Where Some Call Graffiti Art, Not Vandalism

The beginnings of the graffiti and street art movement have been traced to the mid- to late-1960s in New York City, although there is evidence that it may have begun in Philadelphia at about the same time. Urban historians say the movement emerged from two factions -- political activists looking for a forum and street gangs staking territory.

The word graffiti comes from the Italian graffiato, which means scratched. It refers to work that is written, using words or symbols, and as a result, grafitti artists often are referred to as "writers."

Throughout its recent history, there have been strong arguments that graffiti is simply vandalism, an unwanted sullying of walls and public places; urban visual noise, at best.

The most common form, and the most reviled, is known as "tagging." A writer quickly scrawls his name, or moniker, on whatever outdoor, or publicly visible surface he can find, avoiding detection by the authorities in the process -- a quick-in, quick-out blitzkrieg of bus shelters, railway stations and billboards, leaving little time for artistic expression.

One particular individual known as Tox has been tagging on London's transport network for over nine years, usually eluding the London Transport Police and causing hundreds of thousands of pounds worth of damage, much to the frustration of London underground employees, such as Andy Hogg.

"Anyone that commutes on our trains quite regularly, I think, will have seen 'Tox,'" Hogg said on a Sky Travel documentary viewable on YouTube. "I don't know anywhere where I haven't seen a Tox tag -- on the walls, in the trains, in places even I can't access."

Perhaps the most famous renegade graffiti artist and "enemy of the state" to come out of London is the stencil artist Banksy, who, in earlier years, was pursued, unsuccessfully, by the police. He has now, however, become one of the most celebrated graffiti artists in the world -- with particularly iconic works, such as one depicting two police officers kissing. His pieces now sell for hundreds of thousands of dollars, although his identity still remains something of a mystery.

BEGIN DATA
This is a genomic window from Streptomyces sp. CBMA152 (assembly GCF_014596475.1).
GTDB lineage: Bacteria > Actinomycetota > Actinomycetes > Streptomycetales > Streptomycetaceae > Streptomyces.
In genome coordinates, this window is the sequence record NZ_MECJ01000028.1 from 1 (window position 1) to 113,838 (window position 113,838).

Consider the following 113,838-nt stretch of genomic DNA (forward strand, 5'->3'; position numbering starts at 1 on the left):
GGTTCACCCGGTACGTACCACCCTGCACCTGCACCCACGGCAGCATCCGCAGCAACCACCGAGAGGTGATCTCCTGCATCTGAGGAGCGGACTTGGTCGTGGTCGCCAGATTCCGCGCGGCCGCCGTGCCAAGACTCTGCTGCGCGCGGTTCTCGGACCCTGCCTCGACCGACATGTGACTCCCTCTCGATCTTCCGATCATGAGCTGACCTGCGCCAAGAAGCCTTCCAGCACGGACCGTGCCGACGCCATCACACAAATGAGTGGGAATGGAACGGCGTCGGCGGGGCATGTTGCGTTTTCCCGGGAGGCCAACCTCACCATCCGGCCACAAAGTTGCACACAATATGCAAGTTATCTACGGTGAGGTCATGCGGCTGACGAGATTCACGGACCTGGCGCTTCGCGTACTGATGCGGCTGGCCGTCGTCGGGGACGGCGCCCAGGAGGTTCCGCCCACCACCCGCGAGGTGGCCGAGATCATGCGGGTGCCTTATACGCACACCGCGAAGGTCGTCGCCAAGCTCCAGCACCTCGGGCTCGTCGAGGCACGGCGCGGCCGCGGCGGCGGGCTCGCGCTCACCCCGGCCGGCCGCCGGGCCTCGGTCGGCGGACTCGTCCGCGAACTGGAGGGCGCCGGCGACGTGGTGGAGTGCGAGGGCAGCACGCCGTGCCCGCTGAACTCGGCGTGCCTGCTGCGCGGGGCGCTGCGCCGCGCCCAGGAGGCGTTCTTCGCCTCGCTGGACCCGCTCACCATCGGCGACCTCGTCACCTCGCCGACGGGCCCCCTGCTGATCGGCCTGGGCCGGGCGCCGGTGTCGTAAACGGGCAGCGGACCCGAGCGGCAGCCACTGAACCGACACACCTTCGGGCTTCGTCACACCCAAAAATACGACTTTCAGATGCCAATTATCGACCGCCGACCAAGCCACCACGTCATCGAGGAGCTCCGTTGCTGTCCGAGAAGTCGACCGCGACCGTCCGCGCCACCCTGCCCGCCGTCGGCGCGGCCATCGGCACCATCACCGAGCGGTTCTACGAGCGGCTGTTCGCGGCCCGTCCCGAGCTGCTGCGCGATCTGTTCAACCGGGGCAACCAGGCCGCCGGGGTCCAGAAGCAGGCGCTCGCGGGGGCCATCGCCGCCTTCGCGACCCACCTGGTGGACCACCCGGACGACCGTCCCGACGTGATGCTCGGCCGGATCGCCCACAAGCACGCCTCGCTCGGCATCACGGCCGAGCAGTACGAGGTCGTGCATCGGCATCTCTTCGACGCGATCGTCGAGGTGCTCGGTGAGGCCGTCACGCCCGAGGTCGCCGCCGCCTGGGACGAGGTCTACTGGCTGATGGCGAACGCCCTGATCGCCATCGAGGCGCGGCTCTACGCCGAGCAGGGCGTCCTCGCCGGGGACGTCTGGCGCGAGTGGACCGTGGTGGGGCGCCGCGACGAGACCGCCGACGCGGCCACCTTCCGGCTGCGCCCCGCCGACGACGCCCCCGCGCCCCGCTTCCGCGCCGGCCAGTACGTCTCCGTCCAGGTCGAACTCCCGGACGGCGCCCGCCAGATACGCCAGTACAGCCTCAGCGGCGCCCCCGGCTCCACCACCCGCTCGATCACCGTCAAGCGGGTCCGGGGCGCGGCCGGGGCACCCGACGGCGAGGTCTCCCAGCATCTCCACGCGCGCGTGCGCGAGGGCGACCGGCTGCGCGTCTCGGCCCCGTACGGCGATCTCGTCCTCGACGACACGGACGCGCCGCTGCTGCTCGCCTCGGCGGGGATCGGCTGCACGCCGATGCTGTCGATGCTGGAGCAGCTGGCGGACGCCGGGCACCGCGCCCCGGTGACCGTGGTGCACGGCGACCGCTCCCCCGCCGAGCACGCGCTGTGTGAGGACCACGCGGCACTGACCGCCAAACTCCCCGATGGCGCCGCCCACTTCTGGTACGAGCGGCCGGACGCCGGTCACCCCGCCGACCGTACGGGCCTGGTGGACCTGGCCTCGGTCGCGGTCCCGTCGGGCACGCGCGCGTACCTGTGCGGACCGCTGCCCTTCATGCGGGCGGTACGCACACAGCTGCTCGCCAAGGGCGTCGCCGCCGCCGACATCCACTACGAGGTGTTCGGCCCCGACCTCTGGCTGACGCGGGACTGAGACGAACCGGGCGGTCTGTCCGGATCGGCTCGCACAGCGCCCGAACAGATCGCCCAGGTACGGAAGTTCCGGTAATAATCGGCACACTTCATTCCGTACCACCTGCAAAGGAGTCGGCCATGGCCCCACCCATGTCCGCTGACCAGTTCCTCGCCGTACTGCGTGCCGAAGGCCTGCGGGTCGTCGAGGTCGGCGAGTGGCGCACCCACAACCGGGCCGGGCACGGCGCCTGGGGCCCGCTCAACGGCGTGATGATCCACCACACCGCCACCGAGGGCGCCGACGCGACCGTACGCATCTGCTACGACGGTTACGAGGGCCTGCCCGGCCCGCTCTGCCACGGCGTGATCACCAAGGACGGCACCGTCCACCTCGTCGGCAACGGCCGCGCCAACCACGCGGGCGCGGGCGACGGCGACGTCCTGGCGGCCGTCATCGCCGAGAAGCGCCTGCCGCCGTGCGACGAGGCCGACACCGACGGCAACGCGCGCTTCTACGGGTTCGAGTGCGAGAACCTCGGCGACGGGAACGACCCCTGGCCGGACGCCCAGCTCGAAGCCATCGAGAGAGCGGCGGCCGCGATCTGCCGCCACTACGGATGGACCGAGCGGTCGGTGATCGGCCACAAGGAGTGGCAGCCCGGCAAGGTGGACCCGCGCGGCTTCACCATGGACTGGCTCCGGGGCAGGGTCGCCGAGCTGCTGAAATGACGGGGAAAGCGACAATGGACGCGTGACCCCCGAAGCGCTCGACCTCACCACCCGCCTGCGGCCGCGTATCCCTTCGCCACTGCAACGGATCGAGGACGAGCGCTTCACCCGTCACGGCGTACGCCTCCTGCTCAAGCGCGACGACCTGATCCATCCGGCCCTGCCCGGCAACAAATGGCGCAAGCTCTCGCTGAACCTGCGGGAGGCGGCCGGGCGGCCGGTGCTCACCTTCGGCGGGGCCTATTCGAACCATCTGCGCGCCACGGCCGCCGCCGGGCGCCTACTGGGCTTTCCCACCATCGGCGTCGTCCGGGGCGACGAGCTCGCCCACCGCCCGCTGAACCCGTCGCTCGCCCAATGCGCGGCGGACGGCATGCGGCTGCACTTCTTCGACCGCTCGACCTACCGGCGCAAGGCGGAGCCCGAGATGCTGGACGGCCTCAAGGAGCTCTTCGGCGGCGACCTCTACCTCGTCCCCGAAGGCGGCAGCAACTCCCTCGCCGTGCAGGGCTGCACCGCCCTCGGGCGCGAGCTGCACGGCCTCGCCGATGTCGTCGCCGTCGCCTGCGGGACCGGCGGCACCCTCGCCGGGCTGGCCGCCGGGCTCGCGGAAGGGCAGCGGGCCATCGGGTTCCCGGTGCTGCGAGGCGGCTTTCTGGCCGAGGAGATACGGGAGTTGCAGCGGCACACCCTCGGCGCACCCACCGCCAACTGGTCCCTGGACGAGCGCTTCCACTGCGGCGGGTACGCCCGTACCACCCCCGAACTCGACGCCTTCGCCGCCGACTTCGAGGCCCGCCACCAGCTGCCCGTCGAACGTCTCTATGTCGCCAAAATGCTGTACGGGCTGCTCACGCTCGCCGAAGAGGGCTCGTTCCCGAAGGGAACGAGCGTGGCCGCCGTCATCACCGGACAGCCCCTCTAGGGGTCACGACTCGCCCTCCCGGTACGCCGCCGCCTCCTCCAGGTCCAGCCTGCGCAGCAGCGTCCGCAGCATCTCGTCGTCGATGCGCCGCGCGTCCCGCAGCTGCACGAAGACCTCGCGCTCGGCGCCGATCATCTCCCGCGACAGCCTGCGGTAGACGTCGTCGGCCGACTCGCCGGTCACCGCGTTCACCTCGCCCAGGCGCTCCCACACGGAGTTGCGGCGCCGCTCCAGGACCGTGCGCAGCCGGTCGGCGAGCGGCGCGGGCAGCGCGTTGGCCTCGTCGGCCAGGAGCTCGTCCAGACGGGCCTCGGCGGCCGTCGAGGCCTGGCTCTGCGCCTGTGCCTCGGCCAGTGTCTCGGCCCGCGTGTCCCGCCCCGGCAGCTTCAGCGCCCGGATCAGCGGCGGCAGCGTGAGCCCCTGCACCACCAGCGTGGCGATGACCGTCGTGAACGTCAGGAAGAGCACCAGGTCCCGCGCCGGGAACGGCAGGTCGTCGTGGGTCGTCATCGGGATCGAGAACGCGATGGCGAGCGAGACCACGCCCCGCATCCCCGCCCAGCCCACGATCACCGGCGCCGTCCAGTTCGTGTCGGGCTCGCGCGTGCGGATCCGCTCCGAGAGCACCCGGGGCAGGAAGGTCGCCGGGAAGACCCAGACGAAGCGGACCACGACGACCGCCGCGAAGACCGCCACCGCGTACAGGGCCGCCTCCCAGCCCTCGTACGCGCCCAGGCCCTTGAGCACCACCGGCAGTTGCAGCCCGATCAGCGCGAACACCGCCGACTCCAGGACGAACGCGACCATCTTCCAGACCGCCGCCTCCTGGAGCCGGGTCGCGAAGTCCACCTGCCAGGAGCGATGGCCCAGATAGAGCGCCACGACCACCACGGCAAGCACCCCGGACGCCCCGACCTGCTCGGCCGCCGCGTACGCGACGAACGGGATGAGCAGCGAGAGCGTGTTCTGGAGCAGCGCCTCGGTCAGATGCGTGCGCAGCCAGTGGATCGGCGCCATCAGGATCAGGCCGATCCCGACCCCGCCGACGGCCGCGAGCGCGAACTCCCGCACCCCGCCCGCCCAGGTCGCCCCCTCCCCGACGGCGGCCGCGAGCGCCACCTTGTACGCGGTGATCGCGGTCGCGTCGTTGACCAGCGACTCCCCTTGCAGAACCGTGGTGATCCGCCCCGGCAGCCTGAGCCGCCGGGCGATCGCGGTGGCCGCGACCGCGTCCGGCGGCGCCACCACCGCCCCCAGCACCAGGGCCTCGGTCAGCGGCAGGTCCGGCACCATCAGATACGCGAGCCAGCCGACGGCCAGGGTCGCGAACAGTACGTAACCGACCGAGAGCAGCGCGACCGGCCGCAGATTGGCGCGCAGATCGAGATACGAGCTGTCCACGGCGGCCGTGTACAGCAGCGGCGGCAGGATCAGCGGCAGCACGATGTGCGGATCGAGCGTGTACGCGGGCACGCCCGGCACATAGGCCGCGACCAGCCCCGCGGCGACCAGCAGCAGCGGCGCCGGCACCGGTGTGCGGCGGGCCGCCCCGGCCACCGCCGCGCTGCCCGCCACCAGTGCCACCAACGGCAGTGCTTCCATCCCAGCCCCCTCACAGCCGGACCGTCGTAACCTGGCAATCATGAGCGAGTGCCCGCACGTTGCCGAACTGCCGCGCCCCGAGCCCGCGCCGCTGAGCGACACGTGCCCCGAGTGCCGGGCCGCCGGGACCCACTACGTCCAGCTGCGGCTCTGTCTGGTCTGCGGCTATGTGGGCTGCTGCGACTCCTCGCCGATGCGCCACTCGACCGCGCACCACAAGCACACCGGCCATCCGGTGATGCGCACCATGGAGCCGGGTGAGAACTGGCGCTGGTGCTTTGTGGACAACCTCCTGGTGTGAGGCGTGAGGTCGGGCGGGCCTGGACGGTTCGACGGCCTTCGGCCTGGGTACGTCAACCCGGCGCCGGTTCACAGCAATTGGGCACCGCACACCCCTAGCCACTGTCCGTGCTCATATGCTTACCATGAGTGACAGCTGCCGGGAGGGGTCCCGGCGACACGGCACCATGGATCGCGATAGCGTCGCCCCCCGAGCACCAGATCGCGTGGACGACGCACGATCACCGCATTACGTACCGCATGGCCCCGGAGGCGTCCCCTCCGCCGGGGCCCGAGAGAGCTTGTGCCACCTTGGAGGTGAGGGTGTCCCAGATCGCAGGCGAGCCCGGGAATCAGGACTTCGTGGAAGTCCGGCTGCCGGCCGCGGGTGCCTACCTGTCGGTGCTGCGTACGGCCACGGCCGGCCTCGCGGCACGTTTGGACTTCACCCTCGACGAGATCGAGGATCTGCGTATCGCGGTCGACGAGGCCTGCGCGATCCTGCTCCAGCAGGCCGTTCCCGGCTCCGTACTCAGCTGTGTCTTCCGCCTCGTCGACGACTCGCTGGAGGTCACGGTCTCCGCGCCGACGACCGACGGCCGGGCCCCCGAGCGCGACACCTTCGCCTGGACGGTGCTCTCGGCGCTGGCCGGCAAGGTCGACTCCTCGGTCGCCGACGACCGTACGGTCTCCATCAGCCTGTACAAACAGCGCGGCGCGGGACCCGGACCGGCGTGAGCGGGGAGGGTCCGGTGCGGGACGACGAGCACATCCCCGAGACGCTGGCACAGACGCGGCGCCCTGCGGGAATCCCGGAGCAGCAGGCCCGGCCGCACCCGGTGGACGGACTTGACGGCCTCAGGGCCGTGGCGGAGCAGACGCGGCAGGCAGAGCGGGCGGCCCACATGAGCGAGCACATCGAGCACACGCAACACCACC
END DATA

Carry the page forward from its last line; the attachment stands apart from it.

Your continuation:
The Sinister Side of Graffiti Art

Tox is probably destined for lesser things. But while he may be thought of as a nuisance and a vandal, in extreme cases, tagging elsewhere in the world carries even more sinister connotations.

In Sao Paolo, Brazil, gangs have developed their own system of glyphs, a unique written language born from a lack of literacy that they use to provoke their rivals. Writing in territory that isn't theirs or writing over glyphs of a rival gang carries a de facto death penalty.

Young gang members with nothing to lose and a lot to prove take absurd risks to tag in the most inaccessible of places to bring further notoriety to themselves and their crews. There have been reports of some dying in the process, falling several stories while attempting to tag the highest levels of high-rise apartment blocks.

Will the Recession Bring More Graffiti to Our Streets?

Unlike Sao Paolo's grafitti writers, proponents claim Buenos Aires' artists generally remain unconnected to gangs and criminal activities. Still, their origins may lay in troubled times.

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